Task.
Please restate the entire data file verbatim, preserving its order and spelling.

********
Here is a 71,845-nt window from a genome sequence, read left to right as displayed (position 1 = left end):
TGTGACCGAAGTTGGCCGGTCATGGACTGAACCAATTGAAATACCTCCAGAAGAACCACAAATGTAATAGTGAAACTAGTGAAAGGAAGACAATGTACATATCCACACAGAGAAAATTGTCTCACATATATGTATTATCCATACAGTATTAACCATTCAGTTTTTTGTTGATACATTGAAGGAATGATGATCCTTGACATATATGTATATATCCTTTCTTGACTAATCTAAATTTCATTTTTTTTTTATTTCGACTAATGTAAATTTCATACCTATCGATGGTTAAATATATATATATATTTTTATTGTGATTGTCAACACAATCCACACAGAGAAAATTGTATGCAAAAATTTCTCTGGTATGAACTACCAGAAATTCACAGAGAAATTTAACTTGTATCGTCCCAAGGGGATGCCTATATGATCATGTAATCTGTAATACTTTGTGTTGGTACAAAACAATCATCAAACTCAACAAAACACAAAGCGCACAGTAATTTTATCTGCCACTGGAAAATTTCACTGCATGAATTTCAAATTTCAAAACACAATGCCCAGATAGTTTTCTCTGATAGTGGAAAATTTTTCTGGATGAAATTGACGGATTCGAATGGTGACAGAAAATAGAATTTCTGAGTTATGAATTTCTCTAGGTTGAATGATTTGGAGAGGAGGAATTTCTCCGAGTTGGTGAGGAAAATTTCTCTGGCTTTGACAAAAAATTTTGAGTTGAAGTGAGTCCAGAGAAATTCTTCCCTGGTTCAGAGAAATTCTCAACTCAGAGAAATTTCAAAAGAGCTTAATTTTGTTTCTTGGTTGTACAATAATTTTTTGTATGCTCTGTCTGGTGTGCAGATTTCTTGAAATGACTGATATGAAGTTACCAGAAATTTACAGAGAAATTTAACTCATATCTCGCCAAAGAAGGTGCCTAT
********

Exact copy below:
Here is a 71,845-nt window from a genome sequence, read left to right as displayed (position 1 = left end):
TGTGACCGAAGTTGGCCGGTCATGGACTGAACCAATTGAAATACCTCCAGAAGAACCACAAATGTAATAGTGAAACTAGTGAAAGGAAGACAATGTACATATCCACACAGAGAAAATTGTCTCACATATATGTATTATCCATACAGTATTAACCATTCAGTTTTTTGTTGATACATTGAAGGAATGATGATCCTTGACATATATGTATATATCCTTTCTTGACTAATCTAAATTTCATTTTTTTTTTATTTCGACTAATGTAAATTTCATACCTATCGATGGTTAAATATATATATATATTTTTATTGTGATTGTCAACACAATCCACACAGAGAAAATTGTATGCAAAAATTTCTCTGGTATGAACTACCAGAAATTCACAGAGAAATTTAACTTGTATCGTCCCAAGGGGATGCCTATATGATCATGTAATCTGTAATACTTTGTGTTGGTACAAAACAATCATCAAACTCAACAAAACACAAAGCGCACAGTAATTTTATCTGCCACTGGAAAATTTCACTGCATGAATTTCAAATTTCAAAACACAATGCCCAGATAGTTTTCTCTGATAGTGGAAAATTTTTCTGGATGAAATTGACGGATTCGAATGGTGACAGAAAATAGAATTTCTGAGTTATGAATTTCTCTAGGTTGAATGATTTGGAGAGGAGGAATTTCTCCGAGTTGGTGAGGAAAATTTCTCTGGCTTTGACAAAAAATTTTGAGTTGAAGTGAGTCCAGAGAAATTCTTCCCTGGTTCAGAGAAATTCTCAACTCAGAGAAATTTCAAAAGAGCTTAATTTTGTTTCTTGGTTGTACAATAATTTTTTGTATGCTCTGTCTGGTGTGCAGATTTCTTGAAATGACTGATATGAAGTTACCAGAAATTTACAGAGAAATTTAACTCATATCTCGCCAAAGAAGGTGCCTAT